I wasn’t as excited as my son when he deployed; he thought of it all as a big adventure while I cringed at the thought of him flying high in his helicopter over the Afghanistan Mountains.
Holding on to his enthusiasm through my range of emotions, and looking at this as an adventure was my first step to building resilience.
Embracing change and learning to adapt as a parent of a Soldier is one way to build resilience and manage your emotions. Resilience gives you the ability to cope with stressful situations (there will be some) and carry on with your life. You can’t change the fact that your child is now a Soldier, one of the few who chose to defend our country. Nor can you change where they go next. But you can learn resilience, become more confident in your ability to deal with tough emotions, and find joy in your journey.
Photo courtesy of 2nd Cavalry Regiment
3. You find new ways to enjoy the holidays.
Christmas brings with it sweet memories, family gatherings, and lots of food. It’s always a happy occasion, except for that first year my son joined the Army. He would be celebrating at his first duty station in Germany, while we all missed him terribly at home.
In subsequent years, we found new ways to celebrate. We’ve had Thanksgiving dinner, a Christmas tree, gifts, and holiday decorations in the middle of November or birthdays celebrated a month before or after the event.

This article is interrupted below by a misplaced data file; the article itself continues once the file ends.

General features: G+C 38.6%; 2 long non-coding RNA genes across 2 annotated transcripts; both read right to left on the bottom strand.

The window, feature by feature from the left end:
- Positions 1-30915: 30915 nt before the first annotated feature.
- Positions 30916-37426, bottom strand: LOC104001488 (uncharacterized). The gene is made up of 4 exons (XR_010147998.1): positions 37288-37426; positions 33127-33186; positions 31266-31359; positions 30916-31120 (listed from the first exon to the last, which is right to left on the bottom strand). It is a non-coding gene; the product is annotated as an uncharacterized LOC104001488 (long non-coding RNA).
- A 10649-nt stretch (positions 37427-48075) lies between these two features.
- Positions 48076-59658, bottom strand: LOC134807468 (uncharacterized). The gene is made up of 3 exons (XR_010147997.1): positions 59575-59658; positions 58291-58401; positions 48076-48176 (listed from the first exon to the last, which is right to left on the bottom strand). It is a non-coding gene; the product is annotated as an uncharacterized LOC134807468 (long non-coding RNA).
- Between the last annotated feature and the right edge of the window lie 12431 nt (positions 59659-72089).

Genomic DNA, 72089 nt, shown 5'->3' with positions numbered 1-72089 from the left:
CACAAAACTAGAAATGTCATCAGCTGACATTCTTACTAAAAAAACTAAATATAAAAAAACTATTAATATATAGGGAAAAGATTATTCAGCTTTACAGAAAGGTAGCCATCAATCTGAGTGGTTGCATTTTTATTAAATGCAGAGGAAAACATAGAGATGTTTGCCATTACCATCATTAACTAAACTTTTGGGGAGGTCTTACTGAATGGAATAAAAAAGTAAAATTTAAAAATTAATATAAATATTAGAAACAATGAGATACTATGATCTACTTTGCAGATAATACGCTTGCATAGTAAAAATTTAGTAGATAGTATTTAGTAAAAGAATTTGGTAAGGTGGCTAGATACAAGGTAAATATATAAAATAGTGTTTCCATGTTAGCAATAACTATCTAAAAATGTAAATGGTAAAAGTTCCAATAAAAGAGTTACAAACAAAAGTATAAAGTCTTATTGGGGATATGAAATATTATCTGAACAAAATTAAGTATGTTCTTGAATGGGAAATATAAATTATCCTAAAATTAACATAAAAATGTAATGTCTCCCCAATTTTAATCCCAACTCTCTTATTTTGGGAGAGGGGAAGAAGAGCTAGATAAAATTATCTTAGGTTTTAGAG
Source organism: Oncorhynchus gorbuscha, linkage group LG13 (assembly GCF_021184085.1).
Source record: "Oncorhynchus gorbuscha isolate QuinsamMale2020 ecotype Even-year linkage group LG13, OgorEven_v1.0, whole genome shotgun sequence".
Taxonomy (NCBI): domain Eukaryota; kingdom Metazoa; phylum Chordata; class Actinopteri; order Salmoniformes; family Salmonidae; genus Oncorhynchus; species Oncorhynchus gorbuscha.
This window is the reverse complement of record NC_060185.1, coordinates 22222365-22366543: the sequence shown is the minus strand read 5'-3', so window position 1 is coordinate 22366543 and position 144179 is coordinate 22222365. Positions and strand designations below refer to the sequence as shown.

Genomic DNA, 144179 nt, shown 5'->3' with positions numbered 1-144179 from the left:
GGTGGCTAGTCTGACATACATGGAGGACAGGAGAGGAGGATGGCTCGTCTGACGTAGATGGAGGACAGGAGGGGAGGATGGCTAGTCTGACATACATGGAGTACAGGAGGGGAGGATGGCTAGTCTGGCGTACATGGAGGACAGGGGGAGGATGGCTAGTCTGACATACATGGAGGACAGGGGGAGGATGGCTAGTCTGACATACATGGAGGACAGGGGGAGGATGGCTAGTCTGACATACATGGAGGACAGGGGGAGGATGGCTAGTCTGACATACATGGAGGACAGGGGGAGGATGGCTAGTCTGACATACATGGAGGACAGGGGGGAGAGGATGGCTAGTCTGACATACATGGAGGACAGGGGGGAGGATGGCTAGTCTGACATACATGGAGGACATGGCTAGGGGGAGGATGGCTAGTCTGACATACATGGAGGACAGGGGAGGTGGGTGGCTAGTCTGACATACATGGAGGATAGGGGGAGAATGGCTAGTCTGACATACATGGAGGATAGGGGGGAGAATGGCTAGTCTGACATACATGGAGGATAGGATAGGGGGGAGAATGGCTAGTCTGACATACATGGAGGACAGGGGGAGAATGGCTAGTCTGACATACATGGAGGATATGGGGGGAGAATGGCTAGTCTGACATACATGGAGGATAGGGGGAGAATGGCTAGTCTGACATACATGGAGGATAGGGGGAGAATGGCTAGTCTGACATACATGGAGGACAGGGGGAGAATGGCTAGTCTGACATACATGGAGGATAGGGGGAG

Don’t forget technology, which creates new ways to enjoy your Soldier. You can engage with your loved one, whether it’s a text message, phone call, or video and open up communications in a positive way.
Is it the day that is more important or the gathering of loved ones to celebrate events? Learning to enjoy celebrations on days other than the event is a unique way to celebrate. After all, any time you can gather with your Soldier is time for celebration!
4. Oh, the places you’ll go.
That first 9 weeks of basic training seemed like forever. With over 2,000 miles between us, how would I ever see my son? As the years passed, the miles expanded as his duty stations took him to Germany, South Korea, and far-flung states.
Let the adventure begin! With passport in hand, I visited my Soldier son in every country and state he lived in. We traveled through Europe and had a grand time experiencing new places and cultures.
Keep an open mind about the places you can visit and explore with your Soldier. The best part is your child can be your tour guide as you trek off together with enthusiasm and curiosity, creating new grown-up memories.